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Read with care!

Written contracts often contain a clause to the effect that the contract cannot subsequently be varied orally and any variation must be in writing signed by both parties (known commonly as a ‘No Oral Modification’ (a ‘NOM’)). Will a NOM be upheld by the courts?  There has been some uncertainty but in Rock Advertising Ltd v MWB Business Exchange Centres Ltd [2018] UKSC 24, Lord Sumption, with whom the majority of the Supreme Court agreed, held “In my opinion the law should and does give effect to a contractural provision requiring specified formalities to be observed for a variation.”

In Great Dunmow Estates Ltd v Crest Operations Ltd [2019] EWCA Civ 1683, a contract for the sale of land contained a very specific NOM clause requiring any amendment to be in writing recorded in a letter or memorandum signed by both parties and their solicitors referring to the said clause.  The sale price was to be agreed by the parties after the grant of a planning permission and the removal of certain registered restrictions from the title.  Both requirements were met but the parties could not agree upon a purchase price, the ascertainment of which was subject to a complicated formula including whether the valuation date was to be a defined ‘Challenge Expiry Date’ (‘CED’) or, if later, the date of valuation.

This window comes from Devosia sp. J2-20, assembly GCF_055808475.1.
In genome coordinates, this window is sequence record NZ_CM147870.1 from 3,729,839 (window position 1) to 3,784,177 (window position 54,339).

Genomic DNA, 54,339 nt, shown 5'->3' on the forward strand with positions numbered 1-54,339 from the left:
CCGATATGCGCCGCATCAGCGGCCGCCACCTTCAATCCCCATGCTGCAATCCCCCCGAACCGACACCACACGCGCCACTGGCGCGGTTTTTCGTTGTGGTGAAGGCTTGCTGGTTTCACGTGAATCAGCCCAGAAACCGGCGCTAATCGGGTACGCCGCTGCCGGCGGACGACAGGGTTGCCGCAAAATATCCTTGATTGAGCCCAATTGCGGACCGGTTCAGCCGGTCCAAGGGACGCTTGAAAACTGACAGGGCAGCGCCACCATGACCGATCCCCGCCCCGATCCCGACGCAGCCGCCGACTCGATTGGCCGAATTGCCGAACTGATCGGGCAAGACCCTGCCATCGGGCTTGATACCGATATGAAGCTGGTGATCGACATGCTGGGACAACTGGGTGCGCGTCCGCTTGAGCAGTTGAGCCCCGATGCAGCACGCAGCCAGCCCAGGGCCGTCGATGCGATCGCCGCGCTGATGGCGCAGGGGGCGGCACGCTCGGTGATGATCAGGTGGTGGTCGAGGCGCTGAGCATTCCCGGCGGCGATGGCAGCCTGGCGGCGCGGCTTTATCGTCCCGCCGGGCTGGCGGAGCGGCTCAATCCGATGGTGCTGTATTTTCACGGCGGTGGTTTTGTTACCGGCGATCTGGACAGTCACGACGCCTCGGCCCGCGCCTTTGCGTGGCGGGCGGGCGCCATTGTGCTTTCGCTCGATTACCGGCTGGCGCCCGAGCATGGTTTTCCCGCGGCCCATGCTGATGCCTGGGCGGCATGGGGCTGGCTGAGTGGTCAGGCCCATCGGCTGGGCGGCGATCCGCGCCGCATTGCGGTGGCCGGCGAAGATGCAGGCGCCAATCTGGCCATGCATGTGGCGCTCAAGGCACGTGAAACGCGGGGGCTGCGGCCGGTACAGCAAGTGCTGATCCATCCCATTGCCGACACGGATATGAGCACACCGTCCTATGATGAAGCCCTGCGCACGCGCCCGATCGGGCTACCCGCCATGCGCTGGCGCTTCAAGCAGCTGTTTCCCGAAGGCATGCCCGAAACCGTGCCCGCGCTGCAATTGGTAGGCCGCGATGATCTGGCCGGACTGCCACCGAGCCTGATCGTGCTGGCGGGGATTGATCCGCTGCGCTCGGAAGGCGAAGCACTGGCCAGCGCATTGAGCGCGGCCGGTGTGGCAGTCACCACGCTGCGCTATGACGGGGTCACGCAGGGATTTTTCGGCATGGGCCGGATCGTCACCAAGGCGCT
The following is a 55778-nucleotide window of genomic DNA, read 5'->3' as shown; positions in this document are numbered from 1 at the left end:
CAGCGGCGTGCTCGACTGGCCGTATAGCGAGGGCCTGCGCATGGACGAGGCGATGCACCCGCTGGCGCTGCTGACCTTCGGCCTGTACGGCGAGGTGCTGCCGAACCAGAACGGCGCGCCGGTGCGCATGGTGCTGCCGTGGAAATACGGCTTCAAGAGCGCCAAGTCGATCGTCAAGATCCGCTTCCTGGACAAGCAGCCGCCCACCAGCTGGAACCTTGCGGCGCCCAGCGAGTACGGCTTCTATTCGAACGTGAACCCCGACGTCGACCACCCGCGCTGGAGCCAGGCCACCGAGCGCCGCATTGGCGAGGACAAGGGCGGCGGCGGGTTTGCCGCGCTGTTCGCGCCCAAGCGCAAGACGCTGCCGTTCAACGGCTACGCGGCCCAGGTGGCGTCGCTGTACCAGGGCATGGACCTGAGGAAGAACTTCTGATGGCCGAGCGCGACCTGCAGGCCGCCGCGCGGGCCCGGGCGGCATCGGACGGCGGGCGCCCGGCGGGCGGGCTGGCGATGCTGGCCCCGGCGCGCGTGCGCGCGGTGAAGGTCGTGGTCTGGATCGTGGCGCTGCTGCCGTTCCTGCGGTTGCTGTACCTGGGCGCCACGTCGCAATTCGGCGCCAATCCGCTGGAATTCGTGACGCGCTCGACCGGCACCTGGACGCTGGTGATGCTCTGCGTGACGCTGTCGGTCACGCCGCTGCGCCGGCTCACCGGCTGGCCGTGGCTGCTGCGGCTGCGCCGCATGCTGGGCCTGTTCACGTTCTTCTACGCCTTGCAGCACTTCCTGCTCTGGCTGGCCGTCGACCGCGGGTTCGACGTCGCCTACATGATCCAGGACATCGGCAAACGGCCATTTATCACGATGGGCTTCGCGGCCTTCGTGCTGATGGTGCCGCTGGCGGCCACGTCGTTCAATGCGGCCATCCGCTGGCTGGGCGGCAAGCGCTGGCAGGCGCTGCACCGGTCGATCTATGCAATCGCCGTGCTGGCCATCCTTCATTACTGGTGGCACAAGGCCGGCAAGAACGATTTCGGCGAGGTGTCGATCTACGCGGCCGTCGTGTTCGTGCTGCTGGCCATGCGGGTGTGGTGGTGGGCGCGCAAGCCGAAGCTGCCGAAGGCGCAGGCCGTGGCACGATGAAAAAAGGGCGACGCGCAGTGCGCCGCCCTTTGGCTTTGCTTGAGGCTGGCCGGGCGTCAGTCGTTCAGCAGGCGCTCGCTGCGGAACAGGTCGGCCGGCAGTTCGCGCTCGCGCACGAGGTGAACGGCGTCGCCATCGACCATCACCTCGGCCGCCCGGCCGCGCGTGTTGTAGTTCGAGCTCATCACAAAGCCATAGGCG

The question of valuation was referred to an Expert, Mr Stephen Downham, in accordance with the terms of the contract.  He required, inter alia, that the parties’ expert valuers should prepare an agreed statement of facts.  This they did and in it, agreed the valuation date should be the date the Expert issued his determination.  Both valuers set about preparing their expert reports on that basis.

Mr Downham found the contract gave rise to various legal issues and, with the parties’ consent, appointed Mr Timothy Morshead QC to advise.  Although not instructed to do so, Mr Morshead advised that in his view the valuation date was not the date of the Expert’s determination but was in fact the CED.  Mr Downham adopted the advice.  Great Dunmow objected and sought a court declaration on the matter.  The judge said that on the true construction of the contract the valuation date was the CED but that the agreement in the statement of facts was contractual and bound Mr Downham.  The Court of Appeal did not agree:  Mr Downham was to determine the sale price in accordance with the contract and the parties had not varied its terms in accordance with the NOM.  So, read a contract with care before reaching any agreement varying its terms.

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